Incomes in the United States are up, but new home sales are down, continuing a pattern of mixed economic data indicating a tentative and fragile recovery from a prolonged and deep recession.
First the good news: U.S. personal incomes rose last month at the fastest pace in half a year. The Commerce Department says a $16 billion rise in wages and salaries translated into a point-four percent boost in incomes. That, in turn, helped propel spending, which rose .5 percent in November.
"When we look at all the indicators, we think that consumers are in a much better place [financially] than they were a year ago, and these sorts of numbers confirm that," says PNC Financial Services Group senior economist Craig Thomas.
Consumer spending accounts for more than two-thirds of U.S. economic activity. After slashing spending to weather the longest recession of the post-World War II era, Americans are beginning to open their wallets again, according to Barclays Capital economist Michelle Myer, who spoke on Bloomberg Television.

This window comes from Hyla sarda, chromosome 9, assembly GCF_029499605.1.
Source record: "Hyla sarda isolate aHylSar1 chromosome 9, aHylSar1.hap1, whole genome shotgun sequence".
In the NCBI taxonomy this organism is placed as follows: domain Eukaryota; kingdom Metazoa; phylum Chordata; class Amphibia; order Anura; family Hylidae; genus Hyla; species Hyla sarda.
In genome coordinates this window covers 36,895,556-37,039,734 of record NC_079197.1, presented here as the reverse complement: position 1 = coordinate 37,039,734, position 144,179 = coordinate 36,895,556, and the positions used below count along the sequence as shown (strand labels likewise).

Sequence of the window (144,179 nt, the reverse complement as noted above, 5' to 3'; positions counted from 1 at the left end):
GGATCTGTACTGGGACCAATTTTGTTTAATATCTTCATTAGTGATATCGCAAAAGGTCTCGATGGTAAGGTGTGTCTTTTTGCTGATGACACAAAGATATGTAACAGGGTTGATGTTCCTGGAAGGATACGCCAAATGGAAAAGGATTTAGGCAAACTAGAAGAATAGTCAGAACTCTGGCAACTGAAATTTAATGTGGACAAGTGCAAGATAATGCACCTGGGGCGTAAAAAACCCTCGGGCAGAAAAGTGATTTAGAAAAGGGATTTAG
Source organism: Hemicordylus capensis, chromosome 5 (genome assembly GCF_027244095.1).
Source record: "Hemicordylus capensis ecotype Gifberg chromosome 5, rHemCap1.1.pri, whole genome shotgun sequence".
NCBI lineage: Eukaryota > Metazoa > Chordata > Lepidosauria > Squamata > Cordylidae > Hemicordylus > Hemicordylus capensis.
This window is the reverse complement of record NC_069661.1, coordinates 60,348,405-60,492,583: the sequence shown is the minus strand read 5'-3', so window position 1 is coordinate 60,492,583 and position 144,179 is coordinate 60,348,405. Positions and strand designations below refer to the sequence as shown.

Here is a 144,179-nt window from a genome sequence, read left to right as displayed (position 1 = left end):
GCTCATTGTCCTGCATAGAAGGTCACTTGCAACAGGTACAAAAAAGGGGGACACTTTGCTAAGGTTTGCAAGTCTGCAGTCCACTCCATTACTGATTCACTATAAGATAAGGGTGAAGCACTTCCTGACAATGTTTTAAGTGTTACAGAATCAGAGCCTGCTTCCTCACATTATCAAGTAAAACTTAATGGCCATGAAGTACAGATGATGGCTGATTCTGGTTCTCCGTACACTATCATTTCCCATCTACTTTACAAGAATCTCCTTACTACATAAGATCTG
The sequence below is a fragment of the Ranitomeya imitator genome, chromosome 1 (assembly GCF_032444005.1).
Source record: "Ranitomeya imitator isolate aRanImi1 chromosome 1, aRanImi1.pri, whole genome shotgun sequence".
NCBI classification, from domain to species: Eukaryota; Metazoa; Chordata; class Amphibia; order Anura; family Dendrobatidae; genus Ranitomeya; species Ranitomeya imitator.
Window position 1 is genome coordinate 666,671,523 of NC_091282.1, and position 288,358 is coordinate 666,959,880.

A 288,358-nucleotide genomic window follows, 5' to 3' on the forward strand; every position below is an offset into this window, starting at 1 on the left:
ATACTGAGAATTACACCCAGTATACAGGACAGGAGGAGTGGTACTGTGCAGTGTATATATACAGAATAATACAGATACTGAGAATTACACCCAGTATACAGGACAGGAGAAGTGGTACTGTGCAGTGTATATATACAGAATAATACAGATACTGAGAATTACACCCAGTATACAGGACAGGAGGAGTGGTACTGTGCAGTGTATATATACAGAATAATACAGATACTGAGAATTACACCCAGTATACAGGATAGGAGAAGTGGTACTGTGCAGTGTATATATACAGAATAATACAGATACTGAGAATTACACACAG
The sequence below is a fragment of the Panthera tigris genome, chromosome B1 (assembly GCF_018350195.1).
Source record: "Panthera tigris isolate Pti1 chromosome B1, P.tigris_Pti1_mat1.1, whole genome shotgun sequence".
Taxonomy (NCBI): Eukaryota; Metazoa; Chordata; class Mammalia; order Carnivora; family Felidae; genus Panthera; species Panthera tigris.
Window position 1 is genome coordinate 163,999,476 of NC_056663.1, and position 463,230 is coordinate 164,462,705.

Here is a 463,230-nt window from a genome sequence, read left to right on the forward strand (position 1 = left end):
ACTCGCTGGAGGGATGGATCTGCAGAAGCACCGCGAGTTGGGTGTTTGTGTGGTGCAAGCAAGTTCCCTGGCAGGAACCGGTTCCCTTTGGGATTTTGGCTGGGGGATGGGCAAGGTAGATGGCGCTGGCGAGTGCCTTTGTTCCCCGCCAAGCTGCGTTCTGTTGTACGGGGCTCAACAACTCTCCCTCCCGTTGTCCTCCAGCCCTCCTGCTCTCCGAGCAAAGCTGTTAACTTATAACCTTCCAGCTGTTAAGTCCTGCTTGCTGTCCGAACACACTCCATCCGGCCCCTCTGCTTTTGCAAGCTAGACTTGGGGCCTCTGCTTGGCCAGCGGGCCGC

"Consumers cut back on spending during the recession, during that [financial] shock period. And now they are slowly starting to return. They are doing so in a conservative manner in that they are still looking for discounts out there [bargain hunting]. I think there is a lot of pent-up demand, and as the economy continues to recover, consumer spending should increase, as well," she said.
One thing Americans are not stampeding to buy: newly-constructed homes. Although sales of existing homes were up according to the latest data, new home sales fell more than 11 percent in November to the lowest level since April. The median sales price fell nearly two percent from a year ago. Economist Michelle Myer says the U.S. housing market continues to be plagued by mortgage delinquencies and rising inventories of unsold homes.
"We are looking for a large wave of foreclosures over the next several years. There are a lot of homes, distressed properties [with owners in financial trouble] that are going to enter the market and add to inventory," said Myer.
In corporate news, America's second-largest carmaker, Ford, says it has reached an agreement to sell its Volvo unit to privately-held Chinese automaker Geely Group, with a final deal expected next year. Ford acquired the Swedish carmaker in 1999. During the past year, Ford has been looking to sell Volvo to raise cash and focus on its core brands. Ford has already sold off two British units: Jaguar and Land Rover.